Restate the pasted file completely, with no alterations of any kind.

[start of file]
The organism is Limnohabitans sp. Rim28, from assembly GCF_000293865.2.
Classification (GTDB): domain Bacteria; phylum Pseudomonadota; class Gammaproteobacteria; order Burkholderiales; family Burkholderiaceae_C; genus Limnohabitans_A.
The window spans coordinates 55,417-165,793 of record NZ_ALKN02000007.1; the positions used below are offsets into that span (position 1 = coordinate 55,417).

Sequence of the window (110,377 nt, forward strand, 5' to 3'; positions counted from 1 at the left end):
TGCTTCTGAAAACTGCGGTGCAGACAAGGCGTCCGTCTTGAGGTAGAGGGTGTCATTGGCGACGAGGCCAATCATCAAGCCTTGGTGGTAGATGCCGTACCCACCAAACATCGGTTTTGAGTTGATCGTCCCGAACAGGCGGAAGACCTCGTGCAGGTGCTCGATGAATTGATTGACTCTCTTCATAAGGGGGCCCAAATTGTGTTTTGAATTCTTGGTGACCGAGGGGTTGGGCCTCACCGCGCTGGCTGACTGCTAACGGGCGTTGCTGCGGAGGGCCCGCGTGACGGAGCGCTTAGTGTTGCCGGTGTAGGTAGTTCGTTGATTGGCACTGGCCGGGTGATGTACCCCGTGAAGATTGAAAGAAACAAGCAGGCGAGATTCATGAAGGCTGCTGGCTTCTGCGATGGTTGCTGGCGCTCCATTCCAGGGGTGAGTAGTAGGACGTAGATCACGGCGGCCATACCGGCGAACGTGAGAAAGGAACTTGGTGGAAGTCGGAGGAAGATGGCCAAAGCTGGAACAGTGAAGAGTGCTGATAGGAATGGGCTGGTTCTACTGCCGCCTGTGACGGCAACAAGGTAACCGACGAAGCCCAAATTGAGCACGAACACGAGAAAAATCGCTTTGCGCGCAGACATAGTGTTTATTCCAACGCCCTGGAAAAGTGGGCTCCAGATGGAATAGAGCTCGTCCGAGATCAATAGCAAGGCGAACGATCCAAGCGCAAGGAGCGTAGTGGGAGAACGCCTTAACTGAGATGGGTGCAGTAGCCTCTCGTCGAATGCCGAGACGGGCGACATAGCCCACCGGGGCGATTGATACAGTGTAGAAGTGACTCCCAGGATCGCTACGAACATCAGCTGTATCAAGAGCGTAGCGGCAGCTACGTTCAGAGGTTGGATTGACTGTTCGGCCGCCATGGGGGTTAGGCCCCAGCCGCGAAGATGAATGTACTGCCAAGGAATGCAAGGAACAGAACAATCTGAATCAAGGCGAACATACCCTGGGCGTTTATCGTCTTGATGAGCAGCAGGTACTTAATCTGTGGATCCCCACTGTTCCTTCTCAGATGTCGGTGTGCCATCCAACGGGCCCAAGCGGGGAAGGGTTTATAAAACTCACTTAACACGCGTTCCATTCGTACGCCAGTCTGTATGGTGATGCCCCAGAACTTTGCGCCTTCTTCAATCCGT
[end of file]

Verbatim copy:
The organism is Limnohabitans sp. Rim28, from assembly GCF_000293865.2.
Classification (GTDB): domain Bacteria; phylum Pseudomonadota; class Gammaproteobacteria; order Burkholderiales; family Burkholderiaceae_C; genus Limnohabitans_A.
The window spans coordinates 55,417-165,793 of record NZ_ALKN02000007.1; the positions used below are offsets into that span (position 1 = coordinate 55,417).

Sequence of the window (110,377 nt, forward strand, 5' to 3'; positions counted from 1 at the left end):
TGCTTCTGAAAACTGCGGTGCAGACAAGGCGTCCGTCTTGAGGTAGAGGGTGTCATTGGCGACGAGGCCAATCATCAAGCCTTGGTGGTAGATGCCGTACCCACCAAACATCGGTTTTGAGTTGATCGTCCCGAACAGGCGGAAGACCTCGTGCAGGTGCTCGATGAATTGATTGACTCTCTTCATAAGGGGGCCCAAATTGTGTTTTGAATTCTTGGTGACCGAGGGGTTGGGCCTCACCGCGCTGGCTGACTGCTAACGGGCGTTGCTGCGGAGGGCCCGCGTGACGGAGCGCTTAGTGTTGCCGGTGTAGGTAGTTCGTTGATTGGCACTGGCCGGGTGATGTACCCCGTGAAGATTGAAAGAAACAAGCAGGCGAGATTCATGAAGGCTGCTGGCTTCTGCGATGGTTGCTGGCGCTCCATTCCAGGGGTGAGTAGTAGGACGTAGATCACGGCGGCCATACCGGCGAACGTGAGAAAGGAACTTGGTGGAAGTCGGAGGAAGATGGCCAAAGCTGGAACAGTGAAGAGTGCTGATAGGAATGGGCTGGTTCTACTGCCGCCTGTGACGGCAACAAGGTAACCGACGAAGCCCAAATTGAGCACGAACACGAGAAAAATCGCTTTGCGCGCAGACATAGTGTTTATTCCAACGCCCTGGAAAAGTGGGCTCCAGATGGAATAGAGCTCGTCCGAGATCAATAGCAAGGCGAACGATCCAAGCGCAAGGAGCGTAGTGGGAGAACGCCTTAACTGAGATGGGTGCAGTAGCCTCTCGTCGAATGCCGAGACGGGCGACATAGCCCACCGGGGCGATTGATACAGTGTAGAAGTGACTCCCAGGATCGCTACGAACATCAGCTGTATCAAGAGCGTAGCGGCAGCTACGTTCAGAGGTTGGATTGACTGTTCGGCCGCCATGGGGGTTAGGCCCCAGCCGCGAAGATGAATGTACTGCCAAGGAATGCAAGGAACAGAACAATCTGAATCAAGGCGAACATACCCTGGGCGTTTATCGTCTTGATGAGCAGCAGGTACTTAATCTGTGGATCCCCACTGTTCCTTCTCAGATGTCGGTGTGCCATCCAACGGGCCCAAGCGGGGAAGGGTTTATAAAACTCACTTAACACGCGTTCCATTCGTACGCCAGTCTGTATGGTGATGCCCCAGAACTTTGCGCCTTCTTCAATCCGT